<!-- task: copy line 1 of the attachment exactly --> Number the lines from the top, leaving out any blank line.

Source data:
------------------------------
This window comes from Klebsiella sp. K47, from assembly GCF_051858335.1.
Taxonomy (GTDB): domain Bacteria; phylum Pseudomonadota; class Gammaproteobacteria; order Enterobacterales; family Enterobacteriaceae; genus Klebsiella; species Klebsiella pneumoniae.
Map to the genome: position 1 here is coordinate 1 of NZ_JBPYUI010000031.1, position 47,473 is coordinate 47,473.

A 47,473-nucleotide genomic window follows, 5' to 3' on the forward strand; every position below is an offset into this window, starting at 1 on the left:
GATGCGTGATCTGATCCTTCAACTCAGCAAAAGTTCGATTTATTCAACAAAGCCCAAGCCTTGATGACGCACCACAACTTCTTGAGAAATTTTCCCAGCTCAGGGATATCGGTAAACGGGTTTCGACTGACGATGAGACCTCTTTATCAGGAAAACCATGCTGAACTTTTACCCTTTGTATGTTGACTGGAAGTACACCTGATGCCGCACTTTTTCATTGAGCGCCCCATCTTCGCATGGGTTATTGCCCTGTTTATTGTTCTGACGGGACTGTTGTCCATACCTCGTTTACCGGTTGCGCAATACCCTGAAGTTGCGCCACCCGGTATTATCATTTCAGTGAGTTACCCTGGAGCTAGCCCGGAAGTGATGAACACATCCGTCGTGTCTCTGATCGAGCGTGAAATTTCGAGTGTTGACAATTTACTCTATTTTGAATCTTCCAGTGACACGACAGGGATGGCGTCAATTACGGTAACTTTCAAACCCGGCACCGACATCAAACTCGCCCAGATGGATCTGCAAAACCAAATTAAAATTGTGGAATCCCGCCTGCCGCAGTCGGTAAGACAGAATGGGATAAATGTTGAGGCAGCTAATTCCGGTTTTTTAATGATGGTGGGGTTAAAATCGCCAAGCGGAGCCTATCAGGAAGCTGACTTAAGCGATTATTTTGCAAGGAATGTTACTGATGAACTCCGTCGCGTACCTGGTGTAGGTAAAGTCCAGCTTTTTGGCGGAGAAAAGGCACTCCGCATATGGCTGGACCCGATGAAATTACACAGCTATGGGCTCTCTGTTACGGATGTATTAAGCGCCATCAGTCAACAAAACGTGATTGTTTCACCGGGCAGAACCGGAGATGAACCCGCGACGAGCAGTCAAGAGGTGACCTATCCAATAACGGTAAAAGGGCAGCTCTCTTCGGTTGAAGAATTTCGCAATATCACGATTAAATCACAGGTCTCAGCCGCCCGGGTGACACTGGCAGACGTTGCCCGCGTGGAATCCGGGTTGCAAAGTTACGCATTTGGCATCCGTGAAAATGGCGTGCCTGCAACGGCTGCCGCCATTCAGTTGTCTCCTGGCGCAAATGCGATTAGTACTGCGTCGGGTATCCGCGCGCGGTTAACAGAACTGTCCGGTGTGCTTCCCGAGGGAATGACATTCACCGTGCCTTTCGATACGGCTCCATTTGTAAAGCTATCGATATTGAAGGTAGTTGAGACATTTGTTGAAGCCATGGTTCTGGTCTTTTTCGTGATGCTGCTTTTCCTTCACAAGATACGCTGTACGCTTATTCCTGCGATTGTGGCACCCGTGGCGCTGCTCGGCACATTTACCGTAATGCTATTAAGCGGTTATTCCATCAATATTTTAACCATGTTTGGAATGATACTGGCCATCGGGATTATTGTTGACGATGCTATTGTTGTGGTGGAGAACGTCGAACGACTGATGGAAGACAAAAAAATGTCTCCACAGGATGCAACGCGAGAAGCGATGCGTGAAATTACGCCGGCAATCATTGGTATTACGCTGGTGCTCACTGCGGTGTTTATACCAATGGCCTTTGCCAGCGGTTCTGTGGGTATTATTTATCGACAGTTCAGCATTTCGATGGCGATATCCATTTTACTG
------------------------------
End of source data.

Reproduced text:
This window comes from Klebsiella sp. K47, from assembly GCF_051858335.1.